THIRD AND LAST DAY OF THE FESTIVAL
WHILE Rosette was thus sleeping peacefully, the king, the queen, and Orangine and Roussette, purple with rage, were quarrelling and disputing amongst themselves. Each was accusing the other of having brought about the triumph of Rosette and their own humiliating defeat. One last hope remained for them. In the morning there was to be a chariot race. Each chariot was to be drawn by two horses and driven by a lady. It was resolved to give Rosette a very high chariot, drawn by two wild, untrained and prancing horses.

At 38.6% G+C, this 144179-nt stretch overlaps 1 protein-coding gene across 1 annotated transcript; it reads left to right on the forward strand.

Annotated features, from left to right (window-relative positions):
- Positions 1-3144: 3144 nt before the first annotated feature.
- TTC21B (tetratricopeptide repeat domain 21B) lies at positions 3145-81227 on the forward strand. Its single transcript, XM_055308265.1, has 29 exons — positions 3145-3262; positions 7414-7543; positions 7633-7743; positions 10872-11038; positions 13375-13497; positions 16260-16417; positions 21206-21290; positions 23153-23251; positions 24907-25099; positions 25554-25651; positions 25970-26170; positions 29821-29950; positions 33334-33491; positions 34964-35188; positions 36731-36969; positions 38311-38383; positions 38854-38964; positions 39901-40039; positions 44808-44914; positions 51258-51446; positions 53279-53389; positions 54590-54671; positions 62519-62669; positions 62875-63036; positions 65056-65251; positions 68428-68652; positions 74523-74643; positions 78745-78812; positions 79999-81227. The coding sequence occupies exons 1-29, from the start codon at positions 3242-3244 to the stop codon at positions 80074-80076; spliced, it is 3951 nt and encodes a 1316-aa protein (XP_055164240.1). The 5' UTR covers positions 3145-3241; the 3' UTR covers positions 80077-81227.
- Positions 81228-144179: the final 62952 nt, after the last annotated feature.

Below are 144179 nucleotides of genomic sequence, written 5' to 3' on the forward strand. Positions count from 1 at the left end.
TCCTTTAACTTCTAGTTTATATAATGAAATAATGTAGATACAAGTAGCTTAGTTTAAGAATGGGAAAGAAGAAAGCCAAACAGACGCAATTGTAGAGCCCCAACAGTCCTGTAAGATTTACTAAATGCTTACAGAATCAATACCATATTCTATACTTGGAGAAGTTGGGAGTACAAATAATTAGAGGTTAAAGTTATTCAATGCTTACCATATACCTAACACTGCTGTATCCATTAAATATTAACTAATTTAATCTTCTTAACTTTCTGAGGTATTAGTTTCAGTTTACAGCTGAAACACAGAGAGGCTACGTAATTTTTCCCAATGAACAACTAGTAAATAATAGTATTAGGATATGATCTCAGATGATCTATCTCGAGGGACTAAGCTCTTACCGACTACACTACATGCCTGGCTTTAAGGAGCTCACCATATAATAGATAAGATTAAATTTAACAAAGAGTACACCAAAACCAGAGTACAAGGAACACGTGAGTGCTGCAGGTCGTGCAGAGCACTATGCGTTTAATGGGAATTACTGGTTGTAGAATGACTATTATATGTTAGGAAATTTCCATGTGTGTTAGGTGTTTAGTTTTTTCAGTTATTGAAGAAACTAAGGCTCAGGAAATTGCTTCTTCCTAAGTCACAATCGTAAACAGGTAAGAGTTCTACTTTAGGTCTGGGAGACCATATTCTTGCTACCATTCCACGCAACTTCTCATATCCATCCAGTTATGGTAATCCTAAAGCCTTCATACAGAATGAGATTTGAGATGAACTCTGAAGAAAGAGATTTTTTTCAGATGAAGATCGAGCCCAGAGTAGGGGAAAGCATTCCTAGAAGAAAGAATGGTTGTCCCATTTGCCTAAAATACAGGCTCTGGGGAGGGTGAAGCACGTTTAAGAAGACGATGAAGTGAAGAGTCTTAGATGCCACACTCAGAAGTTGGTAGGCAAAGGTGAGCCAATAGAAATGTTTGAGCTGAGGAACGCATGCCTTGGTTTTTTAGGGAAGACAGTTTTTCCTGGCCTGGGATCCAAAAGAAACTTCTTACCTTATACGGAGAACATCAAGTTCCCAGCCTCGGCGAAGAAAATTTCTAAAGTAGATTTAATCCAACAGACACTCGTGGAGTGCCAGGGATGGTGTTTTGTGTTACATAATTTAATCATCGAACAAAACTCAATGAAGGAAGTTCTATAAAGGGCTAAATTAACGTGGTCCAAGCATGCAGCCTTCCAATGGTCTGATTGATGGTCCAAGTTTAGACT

"Prince Charmant will have no chariot and horses to exchange," said the queen, "as he had this morning in the case of the riding-horse. It is easy to find a horse for the saddle but it will be impossible for him to find a chariot ready for the course."
The consoling thought that Rosette might be killed or